Originating in the Japanese culture, skin care with rice bran oil is becoming more popular. To this day, one of the highest compliments a Japanese woman can receive is to be called a “nuka bijin” which means “a rice bran beauty.” Having smooth healthy skin is due to the oryzanol in the rice bran oil that whitens the skin slightly. As the skin is exposed to sunlight, the rice bran oil reacts as a sunscreen protecting the skin from harmful ultraviolet rays. The oryzanol impedes melanin pigmentation by restraining the erythema activity of tyrosinase as it stops the ultraviolet rays’ transmission at the skin’s surface. The use of rice bran oil in sunscreen products and hair conditioners is on the increase in the United States.
Rice bran oil is a healthy oil because of its high antioxidant quality. Antioxidants fight free radicals and the oxidative damage that they have on body cells. Rice bran oil has the highest oxidative stability index value compared to other oils such as soybean or sunflower oil, according to “Food & Beverage Asia” in 2010. The antioxidants found in rice bran oil contribute to this high value. Rice bran oil beats olive oil in its vitamin E power, as it contains both the tocopherol and tocotrienol forms of the vitamin, whereas olive oil contains only the tocopherol form — and less of that than rice bran oil.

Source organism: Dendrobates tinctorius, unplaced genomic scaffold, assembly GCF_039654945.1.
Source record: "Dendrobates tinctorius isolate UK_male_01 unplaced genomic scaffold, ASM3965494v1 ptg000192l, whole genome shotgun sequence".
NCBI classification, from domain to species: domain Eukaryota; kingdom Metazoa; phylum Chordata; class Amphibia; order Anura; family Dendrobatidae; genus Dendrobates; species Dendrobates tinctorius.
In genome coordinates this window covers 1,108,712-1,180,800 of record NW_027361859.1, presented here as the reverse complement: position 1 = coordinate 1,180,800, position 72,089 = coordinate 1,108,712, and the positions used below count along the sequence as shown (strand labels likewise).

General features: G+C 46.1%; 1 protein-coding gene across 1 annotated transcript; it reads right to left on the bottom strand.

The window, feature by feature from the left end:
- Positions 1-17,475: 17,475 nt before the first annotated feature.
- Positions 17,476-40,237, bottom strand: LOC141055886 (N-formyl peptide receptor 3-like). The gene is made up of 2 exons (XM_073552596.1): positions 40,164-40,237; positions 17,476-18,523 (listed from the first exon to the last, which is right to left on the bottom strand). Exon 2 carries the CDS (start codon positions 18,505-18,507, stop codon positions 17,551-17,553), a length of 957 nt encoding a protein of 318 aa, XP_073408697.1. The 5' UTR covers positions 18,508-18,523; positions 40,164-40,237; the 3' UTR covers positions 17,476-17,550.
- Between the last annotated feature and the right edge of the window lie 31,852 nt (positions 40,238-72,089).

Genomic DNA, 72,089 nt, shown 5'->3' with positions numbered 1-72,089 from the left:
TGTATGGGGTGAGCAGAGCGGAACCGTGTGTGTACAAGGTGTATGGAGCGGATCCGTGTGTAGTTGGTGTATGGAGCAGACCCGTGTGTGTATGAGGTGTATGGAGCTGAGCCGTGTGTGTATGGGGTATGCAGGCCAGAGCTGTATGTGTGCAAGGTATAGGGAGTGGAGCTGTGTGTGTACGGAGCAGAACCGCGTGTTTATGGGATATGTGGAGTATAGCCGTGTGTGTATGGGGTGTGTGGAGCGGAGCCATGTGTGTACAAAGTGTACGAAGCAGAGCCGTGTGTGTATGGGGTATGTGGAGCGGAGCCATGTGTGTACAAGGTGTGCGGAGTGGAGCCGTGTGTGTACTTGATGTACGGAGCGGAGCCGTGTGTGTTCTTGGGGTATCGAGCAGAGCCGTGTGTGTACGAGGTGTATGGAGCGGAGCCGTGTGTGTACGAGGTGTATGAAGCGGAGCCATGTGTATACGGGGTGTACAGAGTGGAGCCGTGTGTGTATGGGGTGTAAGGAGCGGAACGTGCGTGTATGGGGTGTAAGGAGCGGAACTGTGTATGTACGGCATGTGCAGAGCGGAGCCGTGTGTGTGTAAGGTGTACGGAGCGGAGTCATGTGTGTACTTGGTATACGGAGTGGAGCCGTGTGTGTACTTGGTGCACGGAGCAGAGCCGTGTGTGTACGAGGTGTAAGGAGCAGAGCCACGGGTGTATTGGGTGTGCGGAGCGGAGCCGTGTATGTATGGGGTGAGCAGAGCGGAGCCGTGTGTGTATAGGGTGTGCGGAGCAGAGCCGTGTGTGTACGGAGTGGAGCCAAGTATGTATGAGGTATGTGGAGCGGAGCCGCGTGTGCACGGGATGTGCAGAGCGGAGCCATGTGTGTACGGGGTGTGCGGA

Additionally, rice bran oil contains significant amounts of the antioxidant oryzanol, whereas olive oil has none. Olive oil, however, contains more of the health-enhancing antioxidant known as DHPEA-EDA, known for its heart-protecting capacity.